Assessing Competitiveness 3.5 Flashcards Preview

Business Studies - Theme 3 > Assessing Competitiveness 3.5 > Flashcards

Flashcards in Assessing Competitiveness 3.5 Deck (85):

in an income statement what is the order of the 7 subheadings which need to be calculated?

1. revenue
2. cost of sales
3. gross profit
4. overheads
5. operating profit
6. finance costs
7. profit before tax


what is revenue?

money generated from sales


what is cost of sales?

direct costs of manufacturing


what is finance costs?

interest from borrowing


what is the formula of gross profit?

revenue - cost of sales


what is the formula of operating profit?

gross profit - overheads


what is the formula for profit before tax?

operating profit - finance costs


is a brand a tangible or an intangible asset?

an intangible asset


on a balance sheet what is the order of the 8 subheadings which need calculating?

1. non current assets
2. current assets
3. current liabilities
4. net current assets
5. non current liabilities
6. net assets
7. share capital & reserves
8. total equity


what are non current assets?

long term assets e.g. a building. also a brand


what are current assets?

something you own to turn into cash - e.g. stock


what are current liabilities?

short term debts who you owe to creditors


what is the calculation for net current assets?

current assets - current liabilities


what are non current liabilities?

a long term loan - e.g. a mortgage


what is the calculation for net assets?

non current assets+ net current assets - non-current liabilities


what are share capital and reserves?

where the money comes from


what is the calculation for total equity?

share capital + reserves


what is the total equity supposed to equal?

the net assets


what is another name for the statement of comprehensive income?

a profit and loss account


what is another name for the statement of financial position?

a balance sheet


what do published accounts allow an analyst to find out? (4)

1. the amount of cash or near cash the company holds in its bank accounts the cash total compares with short term liabilities
3. how much of the firms long term capital is in the form of debt
4. how profitable the business is


what do balance sheets help bankers to decide? (3)

1. to invest in the business
2. lend it some money
3. buy the organisation outright


is it PLCs or LTDs which have to publish the two financial statements?

PLCs - public limited companies


what are the three main types of current assets?

1. inventories - value of all stock a firm holds
2. receivables - sums owed by customers who have bought items on credit
3. cash


what is the definition of corporation tax?

a tax levied as a percentage of a companies profits


what is the definition of cost of sales?

all the costs arising from sales to customers, including raw materials, supplies and packaging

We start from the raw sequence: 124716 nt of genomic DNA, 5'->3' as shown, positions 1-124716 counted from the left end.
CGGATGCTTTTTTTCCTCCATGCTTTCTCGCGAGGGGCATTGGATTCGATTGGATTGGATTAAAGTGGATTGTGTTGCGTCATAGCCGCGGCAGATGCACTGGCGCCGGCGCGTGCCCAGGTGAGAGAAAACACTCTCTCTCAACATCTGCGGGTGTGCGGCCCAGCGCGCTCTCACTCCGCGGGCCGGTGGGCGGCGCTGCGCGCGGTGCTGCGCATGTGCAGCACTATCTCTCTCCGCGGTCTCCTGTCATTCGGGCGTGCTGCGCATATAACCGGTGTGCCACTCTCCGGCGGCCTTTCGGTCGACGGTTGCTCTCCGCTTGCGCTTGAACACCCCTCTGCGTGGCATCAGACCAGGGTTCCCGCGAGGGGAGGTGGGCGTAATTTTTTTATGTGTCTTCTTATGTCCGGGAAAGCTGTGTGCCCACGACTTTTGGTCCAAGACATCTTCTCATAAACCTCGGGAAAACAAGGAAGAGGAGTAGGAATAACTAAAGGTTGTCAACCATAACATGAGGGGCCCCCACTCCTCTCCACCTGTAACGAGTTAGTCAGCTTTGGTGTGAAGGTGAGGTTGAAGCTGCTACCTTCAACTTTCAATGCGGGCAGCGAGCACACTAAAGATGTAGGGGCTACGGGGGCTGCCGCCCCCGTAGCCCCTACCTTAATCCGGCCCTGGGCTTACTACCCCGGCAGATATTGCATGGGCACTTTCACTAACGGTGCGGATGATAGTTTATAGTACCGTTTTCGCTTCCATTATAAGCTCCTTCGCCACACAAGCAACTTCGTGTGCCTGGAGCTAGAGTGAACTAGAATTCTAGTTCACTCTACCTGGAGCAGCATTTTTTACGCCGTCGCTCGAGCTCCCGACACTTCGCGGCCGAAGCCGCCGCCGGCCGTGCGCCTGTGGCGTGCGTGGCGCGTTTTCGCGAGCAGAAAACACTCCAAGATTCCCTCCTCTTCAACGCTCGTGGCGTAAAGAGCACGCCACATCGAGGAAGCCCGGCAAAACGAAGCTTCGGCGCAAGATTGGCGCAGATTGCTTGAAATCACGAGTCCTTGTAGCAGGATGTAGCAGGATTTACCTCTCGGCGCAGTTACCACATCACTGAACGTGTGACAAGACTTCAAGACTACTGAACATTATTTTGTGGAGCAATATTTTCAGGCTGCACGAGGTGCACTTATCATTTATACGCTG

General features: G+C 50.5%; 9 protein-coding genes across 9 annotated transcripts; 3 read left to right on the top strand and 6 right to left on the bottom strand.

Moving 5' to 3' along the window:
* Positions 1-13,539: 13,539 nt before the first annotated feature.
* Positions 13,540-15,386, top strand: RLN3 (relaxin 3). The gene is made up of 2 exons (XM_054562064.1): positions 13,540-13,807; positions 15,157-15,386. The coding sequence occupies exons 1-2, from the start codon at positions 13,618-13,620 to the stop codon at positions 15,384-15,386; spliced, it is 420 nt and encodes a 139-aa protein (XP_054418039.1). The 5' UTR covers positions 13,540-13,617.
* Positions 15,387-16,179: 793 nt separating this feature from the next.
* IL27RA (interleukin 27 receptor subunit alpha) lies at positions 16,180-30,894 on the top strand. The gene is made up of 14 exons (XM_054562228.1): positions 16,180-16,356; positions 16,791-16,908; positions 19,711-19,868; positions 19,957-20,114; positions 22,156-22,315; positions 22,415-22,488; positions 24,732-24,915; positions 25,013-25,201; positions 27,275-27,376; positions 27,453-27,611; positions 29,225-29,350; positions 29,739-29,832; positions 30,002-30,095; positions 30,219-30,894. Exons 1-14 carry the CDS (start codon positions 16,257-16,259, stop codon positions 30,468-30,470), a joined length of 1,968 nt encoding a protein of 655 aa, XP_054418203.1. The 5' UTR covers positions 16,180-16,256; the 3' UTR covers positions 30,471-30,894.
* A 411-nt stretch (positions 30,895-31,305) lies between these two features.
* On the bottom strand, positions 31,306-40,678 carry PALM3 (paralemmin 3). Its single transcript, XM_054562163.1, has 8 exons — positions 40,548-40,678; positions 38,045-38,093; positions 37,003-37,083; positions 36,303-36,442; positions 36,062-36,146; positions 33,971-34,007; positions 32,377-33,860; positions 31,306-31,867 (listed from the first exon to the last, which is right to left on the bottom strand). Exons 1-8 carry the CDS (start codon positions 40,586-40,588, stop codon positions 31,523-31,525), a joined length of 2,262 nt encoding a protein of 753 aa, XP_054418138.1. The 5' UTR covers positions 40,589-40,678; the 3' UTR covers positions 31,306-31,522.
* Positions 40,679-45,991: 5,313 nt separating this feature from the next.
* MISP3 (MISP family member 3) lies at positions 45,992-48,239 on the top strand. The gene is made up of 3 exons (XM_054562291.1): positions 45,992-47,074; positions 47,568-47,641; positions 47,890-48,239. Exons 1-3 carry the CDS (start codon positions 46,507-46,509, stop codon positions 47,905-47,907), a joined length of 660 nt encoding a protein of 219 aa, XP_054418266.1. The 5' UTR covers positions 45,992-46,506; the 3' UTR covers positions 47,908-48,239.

what is the definition of dividends?

regular payments to shareholders as a reward for their investment


what is the definition of gross profit?

profit made on trading activities


what is the definition of a liability?

a debt (a bill which has not been paid or a loan that has not been repaid)


what is the definition of liquidity?

a measurement of a firms ability to pay back its short term bills


what is the definition of operating profit?

gross profit minus expenses


what is the definition of reserves?

a companies accumulated, retained profit. It forms part of the firms total equity


what is the calculation for gross profit margins?

(gross profit/ sales) x100


what is the calculation for operating profit margins?

(operating profit/sales) x100


what is the calculation for net profit margins?

(net profit/sales) x100


what is return on capital employed (ROCE)?

money which a company will get back on what they've invested


ROCE is a useful ratio to: (3)

1. evaluate the overall performance of the business
2. provide a target return for individual projects
3. benchmark performance with competitors


what is the ROCE (%) calculation?

(operating profit (or net profit)/ total equity + non current liabilities ) x100


what is gearing?

measures the proportion of a business' capital provided by debt


why is the gearing ratio useful? (3)

1. measure of financial health of a business
2. focuses on the level of debt in the financial structure of the business
3. high gearing can mean high business risk (but not always)


what is the percentage which businesses gearing must be above for them to be considered 'high geared'?



what is the calculation for gearing?

(non-current liabilities/ total equity + non-current liabilities ) x100


what are the three types of ratio?

1. profitability ratios
2. liquidity ratios
3. gearing


what do profitability ratios show?

they measure the relationship between net/gross profit and revenue, assets and capital employed. they are also referred to as performance ratios


what do liquidity ratios show?

the short term financial stability of a firm by examining whether there are sufficient short term assets to meet the short term liabilities (debts)


what does gearing ratio show?

the extent to which the business is dependent upon borrowed money, it is concerned with the long term financial position of the company